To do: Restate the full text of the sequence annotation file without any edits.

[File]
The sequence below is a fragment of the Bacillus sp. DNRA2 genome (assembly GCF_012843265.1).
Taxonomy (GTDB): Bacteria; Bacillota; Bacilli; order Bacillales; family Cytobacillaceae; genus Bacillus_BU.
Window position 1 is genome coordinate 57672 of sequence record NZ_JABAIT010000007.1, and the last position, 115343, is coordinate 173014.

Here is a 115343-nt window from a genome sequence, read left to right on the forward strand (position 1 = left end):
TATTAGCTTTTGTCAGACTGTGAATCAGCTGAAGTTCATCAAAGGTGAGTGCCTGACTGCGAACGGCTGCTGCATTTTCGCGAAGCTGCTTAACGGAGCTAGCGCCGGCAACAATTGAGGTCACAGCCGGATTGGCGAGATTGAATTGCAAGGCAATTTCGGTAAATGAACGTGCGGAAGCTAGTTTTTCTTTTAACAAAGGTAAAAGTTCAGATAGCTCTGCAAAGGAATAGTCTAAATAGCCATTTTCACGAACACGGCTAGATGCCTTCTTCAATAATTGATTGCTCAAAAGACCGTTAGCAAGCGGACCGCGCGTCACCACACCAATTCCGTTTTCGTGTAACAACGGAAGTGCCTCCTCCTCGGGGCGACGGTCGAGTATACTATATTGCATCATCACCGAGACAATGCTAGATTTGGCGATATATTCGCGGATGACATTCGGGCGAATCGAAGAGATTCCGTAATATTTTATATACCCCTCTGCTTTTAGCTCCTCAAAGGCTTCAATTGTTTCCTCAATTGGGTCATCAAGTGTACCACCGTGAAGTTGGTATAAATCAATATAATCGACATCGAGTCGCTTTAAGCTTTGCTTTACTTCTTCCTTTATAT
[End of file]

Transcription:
The sequence below is a fragment of the Bacillus sp. DNRA2 genome (assembly GCF_012843265.1).
Taxonomy (GTDB): Bacteria; Bacillota; Bacilli; order Bacillales; family Cytobacillaceae; genus Bacillus_BU.
Window position 1 is genome coordinate 57672 of sequence record NZ_JABAIT010000007.1, and the last position, 115343, is coordinate 173014.

Here is a 115343-nt window from a genome sequence, read left to right on the forward strand (position 1 = left end):
TATTAGCTTTTGTCAGACTGTGAATCAGCTGAAGTTCATCAAAGGTGAGTGCCTGACTGCGAACGGCTGCTGCATTTTCGCGAAGCTGCTTAACGGAGCTAGCGCCGGCAACAATTGAGGTCACAGCCGGATTGGCGAGATTGAATTGCAAGGCAATTTCGGTAAATGAACGTGCGGAAGCTAGTTTTTCTTTTAACAAAGGTAAAAGTTCAGATAGCTCTGCAAAGGAATAGTCTAAATAGCCATTTTCACGAACACGGCTAGATGCCTTCTTCAATAATTGATTGCTCAAAAGACCGTTAGCAAGCGGACCGCGCGTCACCACACCAATTCCGTTTTCGTGTAACAACGGAAGTGCCTCCTCCTCGGGGCGACGGTCGAGTATACTATATTGCATCATCACCGAGACAATGCTAGATTTGGCGATATATTCGCGGATGACATTCGGGCGAATCGAAGAGATTCCGTAATATTTTATATACCCCTCTGCTTTTAGCTCCTCAAAGGCTTCAATTGTTTCCTCAATTGGGTCATCAAGTGTACCACCGTGAAGTTGGTATAAATCAATATAATCGACATCGAGTCGCTTTAAGCTTTGCTTTACTTCTTCCTTTATAT